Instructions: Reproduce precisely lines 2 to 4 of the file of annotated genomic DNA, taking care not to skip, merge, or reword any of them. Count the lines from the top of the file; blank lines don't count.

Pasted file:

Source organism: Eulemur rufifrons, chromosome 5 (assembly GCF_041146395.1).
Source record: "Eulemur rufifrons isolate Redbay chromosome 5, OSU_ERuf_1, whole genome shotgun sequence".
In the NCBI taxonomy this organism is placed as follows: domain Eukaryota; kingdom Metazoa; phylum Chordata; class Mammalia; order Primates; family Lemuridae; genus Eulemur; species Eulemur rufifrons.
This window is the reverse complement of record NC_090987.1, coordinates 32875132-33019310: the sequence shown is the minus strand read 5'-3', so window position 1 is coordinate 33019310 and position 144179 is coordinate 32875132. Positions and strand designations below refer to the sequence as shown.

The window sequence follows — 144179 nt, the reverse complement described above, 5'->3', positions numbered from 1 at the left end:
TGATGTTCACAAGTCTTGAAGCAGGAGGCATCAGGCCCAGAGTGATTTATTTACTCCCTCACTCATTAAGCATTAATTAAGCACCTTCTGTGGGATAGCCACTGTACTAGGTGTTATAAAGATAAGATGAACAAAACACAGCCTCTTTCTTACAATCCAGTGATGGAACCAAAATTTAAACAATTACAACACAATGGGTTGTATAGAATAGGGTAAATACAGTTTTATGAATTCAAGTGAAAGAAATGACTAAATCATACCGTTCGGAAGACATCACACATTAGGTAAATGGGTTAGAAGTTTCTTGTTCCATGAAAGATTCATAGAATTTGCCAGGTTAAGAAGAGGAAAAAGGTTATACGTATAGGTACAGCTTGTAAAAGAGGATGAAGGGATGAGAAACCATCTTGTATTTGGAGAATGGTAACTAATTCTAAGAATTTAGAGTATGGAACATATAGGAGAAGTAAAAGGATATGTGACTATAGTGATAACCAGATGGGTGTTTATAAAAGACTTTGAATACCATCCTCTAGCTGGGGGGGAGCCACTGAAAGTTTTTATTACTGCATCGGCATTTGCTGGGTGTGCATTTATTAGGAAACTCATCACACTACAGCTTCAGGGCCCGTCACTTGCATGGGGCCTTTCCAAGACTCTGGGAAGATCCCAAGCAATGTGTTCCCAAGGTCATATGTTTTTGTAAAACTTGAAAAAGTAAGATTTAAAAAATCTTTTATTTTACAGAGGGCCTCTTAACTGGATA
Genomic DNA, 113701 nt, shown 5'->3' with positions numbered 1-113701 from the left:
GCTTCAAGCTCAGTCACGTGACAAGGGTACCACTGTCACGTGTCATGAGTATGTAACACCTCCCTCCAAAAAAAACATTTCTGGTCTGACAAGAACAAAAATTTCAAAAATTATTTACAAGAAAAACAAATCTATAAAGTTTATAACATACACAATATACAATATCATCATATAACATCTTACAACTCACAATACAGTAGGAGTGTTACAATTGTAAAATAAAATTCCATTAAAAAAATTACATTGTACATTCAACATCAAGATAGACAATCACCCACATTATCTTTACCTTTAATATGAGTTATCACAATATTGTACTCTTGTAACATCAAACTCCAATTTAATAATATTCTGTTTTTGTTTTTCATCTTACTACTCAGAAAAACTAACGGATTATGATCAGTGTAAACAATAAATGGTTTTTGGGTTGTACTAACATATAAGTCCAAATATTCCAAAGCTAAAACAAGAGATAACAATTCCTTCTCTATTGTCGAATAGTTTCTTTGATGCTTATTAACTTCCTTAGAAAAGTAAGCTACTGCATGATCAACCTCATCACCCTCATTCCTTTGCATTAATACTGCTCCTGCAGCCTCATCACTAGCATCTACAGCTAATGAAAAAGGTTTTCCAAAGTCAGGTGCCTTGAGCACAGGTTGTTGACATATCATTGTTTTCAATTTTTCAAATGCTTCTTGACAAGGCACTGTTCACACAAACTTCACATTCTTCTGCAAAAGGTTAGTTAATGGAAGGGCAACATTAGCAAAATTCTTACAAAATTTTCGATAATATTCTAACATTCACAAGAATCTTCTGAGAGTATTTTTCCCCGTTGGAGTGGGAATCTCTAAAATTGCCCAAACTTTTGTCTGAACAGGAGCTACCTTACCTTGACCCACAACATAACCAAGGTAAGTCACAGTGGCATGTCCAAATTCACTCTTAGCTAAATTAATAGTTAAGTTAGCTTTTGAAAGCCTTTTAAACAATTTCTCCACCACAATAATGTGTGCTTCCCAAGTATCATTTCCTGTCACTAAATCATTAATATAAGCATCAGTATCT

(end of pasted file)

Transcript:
Source record: "Eulemur rufifrons isolate Redbay chromosome 5, OSU_ERuf_1, whole genome shotgun sequence".
In the NCBI taxonomy this organism is placed as follows: domain Eukaryota; kingdom Metazoa; phylum Chordata; class Mammalia; order Primates; family Lemuridae; genus Eulemur; species Eulemur rufifrons.
This window is the reverse complement of record NC_090987.1, coordinates 32875132-33019310: the sequence shown is the minus strand read 5'-3', so window position 1 is coordinate 33019310 and position 144179 is coordinate 32875132. Positions and strand designations below refer to the sequence as shown.